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Top 3 This Week

Let Lindsay Preston Zappas curate your art viewing experiences this week. Here are our Top 3 picks of what not to miss. Scroll down for Insider stories.

Rollin Leonard, “Color From Three Vectors,” (2020). Dye sublimation on polyester, 180 x 90 inches. Photo by Ruben Diaz.

1. Rollin Leonard at Hunter Shaw Fine Art

At Hunter Shaw, Rollin Leonard’s “About Face” takes the medium of self-portraiture to new heights. In his “Flat Face” series, the artist photographs himself or his subject with an ultra-high resolution camera from three angles and then flattens the images to form one long, extruded face. Two of those works are on view in the gallery, printed out on a large scale that towers over the viewer. Each pore, hair, and blemish is enlarged and rendered crisply, so that the face itself becomes a topological map to be studied.

The process for his other series on view is a bit different. Leonard distorts the face by taking photographs of himself through droplets of water manipulated into curling organic forms. The resulting images depict the face in twisted and bulging expressions, which the artist collages together in large compositions. Though self-portraiture is one of art history's oldest genres, Leonard’s innovative techniques elevate the medium to new process-driven heights. 

On view: July 11–August 15, 2021 Open map

Hunter Shaw Fine Art
Jorge Peris, “Desembarco en el País de Nunca Jamás “ at Nicodim (installation view). Image courtesy of the artist and Nicodim. Photo by Lee Thompson.

2. Jorge Peris at Nicodim Gallery

At Nicodim gallery, wooden sculptures overtake the space. Many are made from found tables, dressers, pianos, and armoires that Jorge Peris hodge-podges together into strange assemblages that defy gravity. The artist then sands and carves selectively onto the surfaces of his sculptures, creating surprising patterns and nubby edges. In “Fuga para organo y mesa,” for example, the right half of a piano is inexplicably worn down while the other half remains intact, the piano careening precariously at a 45 degree angle on top of a round table. Other structures balance found wood in loosely fitting joints with instrument parts shoved into their crevices, like the trumpet horn slyly poking out in “Eucalipto” (2021). This body of sculptures feels both historical and refreshing, as Peris breathes new life into found objects, imbuing them with purpose, levity, and poise.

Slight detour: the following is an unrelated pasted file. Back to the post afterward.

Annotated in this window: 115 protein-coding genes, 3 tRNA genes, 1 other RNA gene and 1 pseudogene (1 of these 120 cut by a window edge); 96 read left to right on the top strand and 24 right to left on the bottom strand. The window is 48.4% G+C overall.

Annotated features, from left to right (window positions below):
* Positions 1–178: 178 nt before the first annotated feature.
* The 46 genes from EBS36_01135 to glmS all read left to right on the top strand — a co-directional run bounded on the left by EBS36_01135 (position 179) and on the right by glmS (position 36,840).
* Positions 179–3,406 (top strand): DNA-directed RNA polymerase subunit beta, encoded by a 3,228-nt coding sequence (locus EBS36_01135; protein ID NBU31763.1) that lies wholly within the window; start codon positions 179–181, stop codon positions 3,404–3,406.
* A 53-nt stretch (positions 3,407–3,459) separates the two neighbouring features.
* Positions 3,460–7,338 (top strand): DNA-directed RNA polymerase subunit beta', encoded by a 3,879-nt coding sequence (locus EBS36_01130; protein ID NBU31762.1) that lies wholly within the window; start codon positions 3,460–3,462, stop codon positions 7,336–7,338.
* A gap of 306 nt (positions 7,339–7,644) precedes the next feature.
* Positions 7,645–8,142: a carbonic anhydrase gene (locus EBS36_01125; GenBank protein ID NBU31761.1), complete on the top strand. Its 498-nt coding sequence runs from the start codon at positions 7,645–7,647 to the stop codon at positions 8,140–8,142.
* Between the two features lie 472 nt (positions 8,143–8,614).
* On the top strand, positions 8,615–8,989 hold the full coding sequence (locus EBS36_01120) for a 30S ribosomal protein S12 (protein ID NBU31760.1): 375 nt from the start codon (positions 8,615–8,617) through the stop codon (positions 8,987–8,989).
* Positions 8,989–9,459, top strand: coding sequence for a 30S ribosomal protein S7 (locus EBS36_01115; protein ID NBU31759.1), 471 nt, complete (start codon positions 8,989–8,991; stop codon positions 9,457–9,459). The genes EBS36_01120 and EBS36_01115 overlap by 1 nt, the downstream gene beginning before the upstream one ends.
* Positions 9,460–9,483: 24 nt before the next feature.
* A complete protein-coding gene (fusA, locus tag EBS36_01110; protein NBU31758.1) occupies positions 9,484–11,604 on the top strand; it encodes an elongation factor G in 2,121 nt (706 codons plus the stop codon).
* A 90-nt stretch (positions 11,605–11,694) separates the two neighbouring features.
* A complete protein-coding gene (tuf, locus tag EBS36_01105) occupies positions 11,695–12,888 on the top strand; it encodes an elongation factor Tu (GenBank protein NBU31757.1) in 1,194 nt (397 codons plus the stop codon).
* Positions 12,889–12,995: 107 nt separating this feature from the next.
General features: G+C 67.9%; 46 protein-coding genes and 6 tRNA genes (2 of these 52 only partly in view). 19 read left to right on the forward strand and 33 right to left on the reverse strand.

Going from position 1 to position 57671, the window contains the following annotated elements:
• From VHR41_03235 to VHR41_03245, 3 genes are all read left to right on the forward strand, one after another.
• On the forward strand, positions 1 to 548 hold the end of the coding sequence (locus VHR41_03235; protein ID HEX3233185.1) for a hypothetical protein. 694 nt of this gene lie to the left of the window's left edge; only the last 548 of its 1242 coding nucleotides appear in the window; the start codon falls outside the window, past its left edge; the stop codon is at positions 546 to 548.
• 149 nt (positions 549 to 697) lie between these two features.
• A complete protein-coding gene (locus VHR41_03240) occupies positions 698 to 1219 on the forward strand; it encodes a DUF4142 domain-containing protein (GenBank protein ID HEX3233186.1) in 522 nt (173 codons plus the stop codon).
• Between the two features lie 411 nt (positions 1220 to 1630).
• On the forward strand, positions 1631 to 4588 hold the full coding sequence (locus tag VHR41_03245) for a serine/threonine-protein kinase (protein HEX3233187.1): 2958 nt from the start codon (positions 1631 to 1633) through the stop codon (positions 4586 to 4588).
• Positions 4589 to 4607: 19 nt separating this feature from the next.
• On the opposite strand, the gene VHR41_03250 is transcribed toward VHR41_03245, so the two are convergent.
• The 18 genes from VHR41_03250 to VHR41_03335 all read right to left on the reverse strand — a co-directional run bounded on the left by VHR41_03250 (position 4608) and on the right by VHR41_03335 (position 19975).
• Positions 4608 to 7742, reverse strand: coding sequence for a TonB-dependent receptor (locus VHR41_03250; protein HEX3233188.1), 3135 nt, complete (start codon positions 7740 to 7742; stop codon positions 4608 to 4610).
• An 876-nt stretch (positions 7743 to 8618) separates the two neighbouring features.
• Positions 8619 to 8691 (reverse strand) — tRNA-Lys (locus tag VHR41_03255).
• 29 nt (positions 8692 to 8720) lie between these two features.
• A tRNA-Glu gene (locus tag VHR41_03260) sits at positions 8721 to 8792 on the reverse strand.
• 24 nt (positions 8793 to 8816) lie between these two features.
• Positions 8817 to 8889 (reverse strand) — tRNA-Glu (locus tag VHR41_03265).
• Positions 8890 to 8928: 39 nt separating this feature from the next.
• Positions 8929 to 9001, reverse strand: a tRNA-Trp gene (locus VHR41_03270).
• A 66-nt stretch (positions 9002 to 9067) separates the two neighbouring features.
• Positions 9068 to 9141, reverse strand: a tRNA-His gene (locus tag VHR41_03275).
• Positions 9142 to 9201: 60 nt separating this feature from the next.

On view: July 17–August 21, 2021 Open map

Nicodim Gallery
Installation view, Yunhee Min


Yunhee Min at Vielmetter Los Angeles

At Vielmetter, Yunhee Min departs from her traditional canvas and uses glass as a luminous painting surface. The artist pours pastel colored paint on the back side of the glass, making the colors appear flat and harmonious, even as they spill and drift into each other. In several floor works, Min sandwiches two such glass paintings together, held in place in a metal base. This display method both creates a three dimensional painting, viewable in the round, and allows for a sense of depth wherein surprising compositions and shadows occur within the overlapping panel layers. 

The works blend chance, allowing the paint to ooze, pour, drip, and control. Each composition is highly deliberate, almost like a graffiti scrawl, the chance happenings hemmed in by more controlled mark-making. By using glass along with paint, a medium that often attempts to recreate light, Min reveals a porous luminosity that makes these works feel bouncy and alive. 

On view: July 3–August 14, 2021 Open map

Vielmetter Los Angeles
Jungle Sweepstakes

Gallery Talk: Rollin Leonard

Gallery talk is your insider look into the stories of gallerists, curators, and artists in the Los Angeles art community.

Rollin Leonard, ”Smile Demon,” (2019-2021). Resin-domed photographs on board, 56 inches diameter. Photo by Ruben Diaz.

Shooting Photographs Through Water

To create his “Water Portraits,” Rollin Leonard plays with water droplets, contorting them into unique swirls and shapes on a piece of glass. Then, to render his distorted portraits, Leonard shoots hundreds of photographs through the droplets, allowing their domed surfaces to contort his visage. Although these effects might easily be accomplished in Photoshop, Leonard prizes his analog process for the unique surprises that it can bring.

“I'm interested in using physical means of distorting an image because it roots the images in physical reality,” Leonard explains. “Using water in particular allows for elements of chance to enter the image. My method also forces me to develop a new way of seeing, which is then hopefully passed on to the viewer, the creation of a kind of third space that exists beyond the perceived line between the simulated and real.”


Lindsay Preston Zappas is KCRW's Arts Correspondent and the founder/ editor-in-chief of Contemporary Art Review Los Angeles (Carla).

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